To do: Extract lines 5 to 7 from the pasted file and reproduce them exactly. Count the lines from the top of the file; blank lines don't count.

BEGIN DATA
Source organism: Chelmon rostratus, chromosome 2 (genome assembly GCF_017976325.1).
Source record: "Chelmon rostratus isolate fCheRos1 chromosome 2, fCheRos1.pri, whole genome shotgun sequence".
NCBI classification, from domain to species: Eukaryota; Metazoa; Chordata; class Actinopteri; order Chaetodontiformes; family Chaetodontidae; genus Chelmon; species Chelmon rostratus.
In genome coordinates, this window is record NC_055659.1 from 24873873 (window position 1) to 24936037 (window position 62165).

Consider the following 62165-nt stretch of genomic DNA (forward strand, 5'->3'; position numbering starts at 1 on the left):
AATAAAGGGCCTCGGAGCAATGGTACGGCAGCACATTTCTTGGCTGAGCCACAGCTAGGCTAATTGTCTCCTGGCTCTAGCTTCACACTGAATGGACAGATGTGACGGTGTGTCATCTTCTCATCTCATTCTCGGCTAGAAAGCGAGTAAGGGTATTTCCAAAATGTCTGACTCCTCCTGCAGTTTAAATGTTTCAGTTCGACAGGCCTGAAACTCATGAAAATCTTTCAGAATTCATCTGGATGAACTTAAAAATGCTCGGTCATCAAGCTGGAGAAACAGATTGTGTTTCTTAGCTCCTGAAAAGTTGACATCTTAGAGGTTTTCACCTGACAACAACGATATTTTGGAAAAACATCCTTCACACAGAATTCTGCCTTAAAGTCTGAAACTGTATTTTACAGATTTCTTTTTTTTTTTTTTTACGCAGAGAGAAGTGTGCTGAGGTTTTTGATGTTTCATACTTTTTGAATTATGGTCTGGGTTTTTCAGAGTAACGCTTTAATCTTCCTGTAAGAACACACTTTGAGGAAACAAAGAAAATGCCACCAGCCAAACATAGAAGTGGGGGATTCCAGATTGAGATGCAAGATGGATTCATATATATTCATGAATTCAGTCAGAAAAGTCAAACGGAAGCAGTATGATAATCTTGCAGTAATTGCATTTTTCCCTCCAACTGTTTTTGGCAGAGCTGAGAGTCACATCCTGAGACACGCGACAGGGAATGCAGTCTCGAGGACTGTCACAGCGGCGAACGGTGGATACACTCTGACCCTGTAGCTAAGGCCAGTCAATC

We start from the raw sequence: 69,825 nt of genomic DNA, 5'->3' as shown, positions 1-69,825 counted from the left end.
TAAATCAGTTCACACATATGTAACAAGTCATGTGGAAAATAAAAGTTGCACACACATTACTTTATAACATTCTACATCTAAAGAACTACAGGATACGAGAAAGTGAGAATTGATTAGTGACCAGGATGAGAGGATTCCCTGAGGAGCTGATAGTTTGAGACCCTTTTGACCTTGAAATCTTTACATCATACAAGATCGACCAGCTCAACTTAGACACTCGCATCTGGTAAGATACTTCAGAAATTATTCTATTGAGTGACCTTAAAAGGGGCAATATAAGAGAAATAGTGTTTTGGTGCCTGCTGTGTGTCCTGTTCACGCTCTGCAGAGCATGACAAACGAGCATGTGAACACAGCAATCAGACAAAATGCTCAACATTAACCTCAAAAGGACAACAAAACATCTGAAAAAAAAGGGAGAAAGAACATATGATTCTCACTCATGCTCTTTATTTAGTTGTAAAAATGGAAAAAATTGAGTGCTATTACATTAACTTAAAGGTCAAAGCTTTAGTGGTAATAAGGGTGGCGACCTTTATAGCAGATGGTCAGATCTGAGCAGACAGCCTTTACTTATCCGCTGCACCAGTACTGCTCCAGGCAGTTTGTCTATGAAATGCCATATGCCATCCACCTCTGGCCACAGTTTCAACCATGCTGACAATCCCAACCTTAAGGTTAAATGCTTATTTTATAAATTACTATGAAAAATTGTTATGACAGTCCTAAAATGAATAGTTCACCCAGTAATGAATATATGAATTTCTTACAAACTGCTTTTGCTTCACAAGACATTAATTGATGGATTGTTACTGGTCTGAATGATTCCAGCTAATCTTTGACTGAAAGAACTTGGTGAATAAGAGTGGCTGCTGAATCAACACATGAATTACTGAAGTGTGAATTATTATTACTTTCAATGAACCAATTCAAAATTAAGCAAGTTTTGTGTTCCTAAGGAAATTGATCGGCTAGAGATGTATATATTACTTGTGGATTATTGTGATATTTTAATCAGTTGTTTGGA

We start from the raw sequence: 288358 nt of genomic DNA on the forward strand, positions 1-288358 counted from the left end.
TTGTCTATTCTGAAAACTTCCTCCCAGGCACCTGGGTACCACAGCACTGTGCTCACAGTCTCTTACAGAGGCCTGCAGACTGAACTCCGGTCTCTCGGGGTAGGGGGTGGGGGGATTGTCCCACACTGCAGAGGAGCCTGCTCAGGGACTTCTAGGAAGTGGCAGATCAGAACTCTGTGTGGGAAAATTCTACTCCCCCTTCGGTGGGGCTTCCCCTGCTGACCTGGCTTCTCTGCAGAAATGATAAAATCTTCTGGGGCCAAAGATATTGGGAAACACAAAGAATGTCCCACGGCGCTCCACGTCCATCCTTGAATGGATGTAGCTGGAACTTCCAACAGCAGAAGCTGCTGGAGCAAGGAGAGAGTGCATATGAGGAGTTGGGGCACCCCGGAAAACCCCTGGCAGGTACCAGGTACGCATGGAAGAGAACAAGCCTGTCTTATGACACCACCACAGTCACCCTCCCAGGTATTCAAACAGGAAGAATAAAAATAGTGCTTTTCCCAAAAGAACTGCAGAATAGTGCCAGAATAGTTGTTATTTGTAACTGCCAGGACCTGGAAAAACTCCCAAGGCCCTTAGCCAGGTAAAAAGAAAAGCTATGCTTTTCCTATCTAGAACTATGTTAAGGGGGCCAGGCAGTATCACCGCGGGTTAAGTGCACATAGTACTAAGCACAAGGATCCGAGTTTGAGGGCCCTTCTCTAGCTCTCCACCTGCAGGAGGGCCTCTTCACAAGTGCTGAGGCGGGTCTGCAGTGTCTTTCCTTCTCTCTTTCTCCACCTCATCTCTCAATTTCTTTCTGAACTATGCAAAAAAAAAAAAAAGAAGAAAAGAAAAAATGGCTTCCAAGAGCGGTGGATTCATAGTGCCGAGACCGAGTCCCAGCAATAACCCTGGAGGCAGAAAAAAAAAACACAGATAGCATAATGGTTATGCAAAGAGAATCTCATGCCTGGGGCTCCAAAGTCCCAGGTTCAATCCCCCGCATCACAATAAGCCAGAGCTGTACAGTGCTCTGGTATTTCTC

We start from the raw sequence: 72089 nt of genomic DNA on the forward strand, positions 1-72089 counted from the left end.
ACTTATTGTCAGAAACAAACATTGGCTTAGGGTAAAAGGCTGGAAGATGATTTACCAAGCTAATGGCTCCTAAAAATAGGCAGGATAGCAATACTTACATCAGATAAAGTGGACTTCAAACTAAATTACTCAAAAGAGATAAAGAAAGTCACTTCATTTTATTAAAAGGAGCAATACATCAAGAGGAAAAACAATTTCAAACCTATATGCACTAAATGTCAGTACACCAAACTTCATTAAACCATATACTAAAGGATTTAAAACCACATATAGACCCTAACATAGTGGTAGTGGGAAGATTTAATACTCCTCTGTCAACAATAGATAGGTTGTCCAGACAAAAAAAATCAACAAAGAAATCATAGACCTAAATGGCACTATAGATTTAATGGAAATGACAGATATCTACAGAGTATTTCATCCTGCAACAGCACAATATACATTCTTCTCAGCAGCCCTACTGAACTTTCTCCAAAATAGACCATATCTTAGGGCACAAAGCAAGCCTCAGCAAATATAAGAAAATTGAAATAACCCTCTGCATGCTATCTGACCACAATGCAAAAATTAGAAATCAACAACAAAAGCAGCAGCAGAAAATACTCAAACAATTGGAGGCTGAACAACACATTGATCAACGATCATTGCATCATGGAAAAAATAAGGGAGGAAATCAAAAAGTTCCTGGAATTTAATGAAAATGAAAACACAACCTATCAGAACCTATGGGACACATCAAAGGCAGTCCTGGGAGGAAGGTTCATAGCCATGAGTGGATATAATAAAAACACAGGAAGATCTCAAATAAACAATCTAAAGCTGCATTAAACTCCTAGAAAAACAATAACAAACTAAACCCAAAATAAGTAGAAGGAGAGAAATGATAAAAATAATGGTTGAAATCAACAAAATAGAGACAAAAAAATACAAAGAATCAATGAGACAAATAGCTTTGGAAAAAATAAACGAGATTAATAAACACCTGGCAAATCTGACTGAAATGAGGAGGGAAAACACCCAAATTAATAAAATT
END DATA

Consider the following 62165-nt stretch of genomic DNA (forward strand, 5'->3'; position numbering starts at 1 on the left):
AATAAAGGGCCTCGGAGCAATGGTACGGCAGCACATTTCTTGGCTGAGCCACAGCTAGGCTAATTGTCTCCTGGCTCTAGCTTCACACTGAATGGACAGATGTGACGGTGTGTCATCTTCTCATCTCATTCTCGGCTAGAAAGCGAGTAAGGGTATTTCCAAAATGTCTGACTCCTCCTGCAGTTTAAATGTTTCAGTTCGACAGGCCTGAAACTCATGAAAATCTTTCAGAATTCATCTGGATGAACTTAAAAATGCTCGGTCATCAAGCTGGAGAAACAGATTGTGTTTCTTAGCTCCTGAAAAGTTGACATCTTAGAGGTTTTCACCTGACAACAACGATATTTTGGAAAAACATCCTTCACACAGAATTCTGCCTTAAAGTCTGAAACTGTATTTTACAGATTTCTTTTTTTTTTTTTTTACGCAGAGAGAAGTGTGCTGAGGTTTTTGATGTTTCATACTTTTTGAATTATGGTCTGGGTTTTTCAGAGTAACGCTTTAATCTTCCTGTAAGAACACACTTTGAGGAAACAAAGAAAATGCCACCAGCCAAACATAGAAGTGGGGGATTCCAGATTGAGATGCAAGATGGATTCATATATATTCATGAATTCAGTCAGAAAAGTCAAACGGAAGCAGTATGATAATCTTGCAGTAATTGCATTTTTCCCTCCAACTGTTTTTGGCAGAGCTGAGAGTCACATCCTGAGACACGCGACAGGGAATGCAGTCTCGAGGACTGTCACAGCGGCGAACGGTGGATACACTCTGACCCTGTAGCTAAGGCCAGTCAATC

We start from the raw sequence: 69,825 nt of genomic DNA, 5'->3' as shown, positions 1-69,825 counted from the left end.